The font, the minute track alignment, the finishing - they're way above what bloody good redials have to offer.

That said, I believe the dial is a 1960s/1970s service replacement.
 
  • Like
Reactions: Dan S

·
Registered
Joined
·
1,439 Posts
The differences between Original / Redial can be difficult to tell. For me--having worked on a few Omega's & seen what the dials are like, about all I can say here is that, having the experience of seeing an Original up close 'n personal, you get a notion of the differences between the two...this doesn't guarantee an opinion, but it helps. Michael.
 

·
Registered
Joined
·
478 Posts
Discussion Starter #13
Does anyone know how these compared to Seamasters at the time? Were these cheaper retail price? Any info on this matter?
 

·
Registered
Joined
·
1,353 Posts
Does anyone know how these compared to Seamasters at the time? Were these cheaper retail price? Any info on this matter?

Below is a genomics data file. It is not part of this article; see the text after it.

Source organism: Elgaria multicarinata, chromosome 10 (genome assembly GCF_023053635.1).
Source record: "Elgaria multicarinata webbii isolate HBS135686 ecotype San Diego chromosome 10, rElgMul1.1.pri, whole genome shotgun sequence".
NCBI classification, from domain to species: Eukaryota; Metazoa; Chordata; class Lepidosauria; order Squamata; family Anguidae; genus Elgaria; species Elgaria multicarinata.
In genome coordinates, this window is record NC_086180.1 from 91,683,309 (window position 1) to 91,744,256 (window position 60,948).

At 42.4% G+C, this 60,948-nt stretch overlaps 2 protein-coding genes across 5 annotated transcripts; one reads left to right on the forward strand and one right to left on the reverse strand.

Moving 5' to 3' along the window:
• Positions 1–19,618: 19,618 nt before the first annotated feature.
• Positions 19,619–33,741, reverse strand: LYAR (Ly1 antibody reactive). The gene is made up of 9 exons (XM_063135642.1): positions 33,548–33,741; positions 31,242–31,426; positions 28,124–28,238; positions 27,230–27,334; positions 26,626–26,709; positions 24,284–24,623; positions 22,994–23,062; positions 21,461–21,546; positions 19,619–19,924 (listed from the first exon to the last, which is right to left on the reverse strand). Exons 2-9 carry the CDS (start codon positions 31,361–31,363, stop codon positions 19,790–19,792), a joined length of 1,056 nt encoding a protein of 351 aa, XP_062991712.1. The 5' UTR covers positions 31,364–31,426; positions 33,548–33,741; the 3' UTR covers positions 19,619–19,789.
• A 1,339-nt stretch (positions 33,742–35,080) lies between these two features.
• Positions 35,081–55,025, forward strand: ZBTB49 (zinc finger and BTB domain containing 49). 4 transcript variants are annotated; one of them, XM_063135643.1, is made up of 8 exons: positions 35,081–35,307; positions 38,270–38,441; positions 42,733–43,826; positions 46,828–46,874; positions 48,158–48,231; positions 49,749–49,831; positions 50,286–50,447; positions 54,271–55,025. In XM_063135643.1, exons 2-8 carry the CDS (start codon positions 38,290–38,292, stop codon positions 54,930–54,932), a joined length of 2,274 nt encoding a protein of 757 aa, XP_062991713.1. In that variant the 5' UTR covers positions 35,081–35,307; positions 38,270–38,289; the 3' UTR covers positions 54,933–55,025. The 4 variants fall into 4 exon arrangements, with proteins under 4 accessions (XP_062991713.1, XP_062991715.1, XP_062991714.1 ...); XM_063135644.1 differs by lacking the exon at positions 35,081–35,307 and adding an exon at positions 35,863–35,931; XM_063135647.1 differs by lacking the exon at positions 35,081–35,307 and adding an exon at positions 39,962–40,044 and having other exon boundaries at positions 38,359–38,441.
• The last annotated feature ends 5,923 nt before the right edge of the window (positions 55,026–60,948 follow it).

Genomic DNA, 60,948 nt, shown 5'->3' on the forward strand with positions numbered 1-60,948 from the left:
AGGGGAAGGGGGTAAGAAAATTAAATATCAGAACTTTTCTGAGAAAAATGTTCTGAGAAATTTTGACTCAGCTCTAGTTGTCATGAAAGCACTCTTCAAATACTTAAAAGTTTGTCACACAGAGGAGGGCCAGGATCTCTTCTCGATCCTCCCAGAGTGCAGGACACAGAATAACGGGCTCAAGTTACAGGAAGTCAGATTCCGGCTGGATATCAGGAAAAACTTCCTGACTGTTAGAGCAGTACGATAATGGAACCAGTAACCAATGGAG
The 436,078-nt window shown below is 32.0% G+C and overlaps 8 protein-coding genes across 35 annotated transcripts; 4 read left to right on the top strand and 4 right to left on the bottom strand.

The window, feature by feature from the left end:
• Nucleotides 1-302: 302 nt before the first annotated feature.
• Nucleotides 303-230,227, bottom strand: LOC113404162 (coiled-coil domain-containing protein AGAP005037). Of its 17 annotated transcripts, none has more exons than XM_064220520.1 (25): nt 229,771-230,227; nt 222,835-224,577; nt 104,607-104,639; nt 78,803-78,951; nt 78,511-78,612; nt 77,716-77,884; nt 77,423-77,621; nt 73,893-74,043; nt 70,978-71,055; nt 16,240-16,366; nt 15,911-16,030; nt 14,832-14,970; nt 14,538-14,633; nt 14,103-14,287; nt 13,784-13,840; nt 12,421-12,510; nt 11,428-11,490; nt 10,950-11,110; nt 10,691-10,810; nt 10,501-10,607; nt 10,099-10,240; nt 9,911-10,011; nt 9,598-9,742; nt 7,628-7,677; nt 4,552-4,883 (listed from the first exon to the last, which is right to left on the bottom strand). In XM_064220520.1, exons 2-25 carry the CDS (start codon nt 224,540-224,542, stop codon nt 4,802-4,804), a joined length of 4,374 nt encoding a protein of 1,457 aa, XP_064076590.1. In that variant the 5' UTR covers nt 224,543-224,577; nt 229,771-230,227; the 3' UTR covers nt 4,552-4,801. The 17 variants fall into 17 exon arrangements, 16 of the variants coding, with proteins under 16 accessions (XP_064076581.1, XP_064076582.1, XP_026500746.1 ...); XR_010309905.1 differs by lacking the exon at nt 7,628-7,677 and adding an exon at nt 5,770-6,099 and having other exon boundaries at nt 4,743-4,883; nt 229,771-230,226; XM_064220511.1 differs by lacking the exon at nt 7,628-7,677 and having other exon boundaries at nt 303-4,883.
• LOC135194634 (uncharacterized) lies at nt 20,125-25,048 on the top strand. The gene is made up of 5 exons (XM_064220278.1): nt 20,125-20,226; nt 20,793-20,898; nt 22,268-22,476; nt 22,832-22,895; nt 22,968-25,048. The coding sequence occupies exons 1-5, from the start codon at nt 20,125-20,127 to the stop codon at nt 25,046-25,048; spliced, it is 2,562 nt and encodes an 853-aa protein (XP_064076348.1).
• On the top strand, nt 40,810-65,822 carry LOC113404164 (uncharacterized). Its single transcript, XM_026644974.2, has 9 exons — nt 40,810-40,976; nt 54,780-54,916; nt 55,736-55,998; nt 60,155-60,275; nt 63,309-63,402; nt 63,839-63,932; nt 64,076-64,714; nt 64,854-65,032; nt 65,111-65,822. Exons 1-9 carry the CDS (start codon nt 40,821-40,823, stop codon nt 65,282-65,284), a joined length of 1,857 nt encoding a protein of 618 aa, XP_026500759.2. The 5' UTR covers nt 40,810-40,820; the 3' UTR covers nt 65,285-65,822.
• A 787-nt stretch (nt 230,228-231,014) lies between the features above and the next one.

it seems to me, you are looking for an excuse NOT to keep it... Impulse buy maybe?

I'd say you got a little more than your money's worth here. About $350 is average for Omega's in this condition and lack of service history.
 

·
Registered
Joined
·
478 Posts
Discussion Starter #18
it seems to me, you are looking for an excuse NOT to keep it... Impulse buy maybe?

I'd say you got a little more than your money's worth here. About $350 is average for Omega's in this condition and lack of service history.
Actually, I am genuinely interested in learning a little more about the history of the watch. I am keeping it 100% but I am curious as to what made a Seamaster a Seamaster. Was it just the caliber movement used? Was the cal 500 not used in Seamasters? Were Seamasters more expensive than just the regular automatics? So many questions lol!
 
1 - 18 of 18 Posts
Top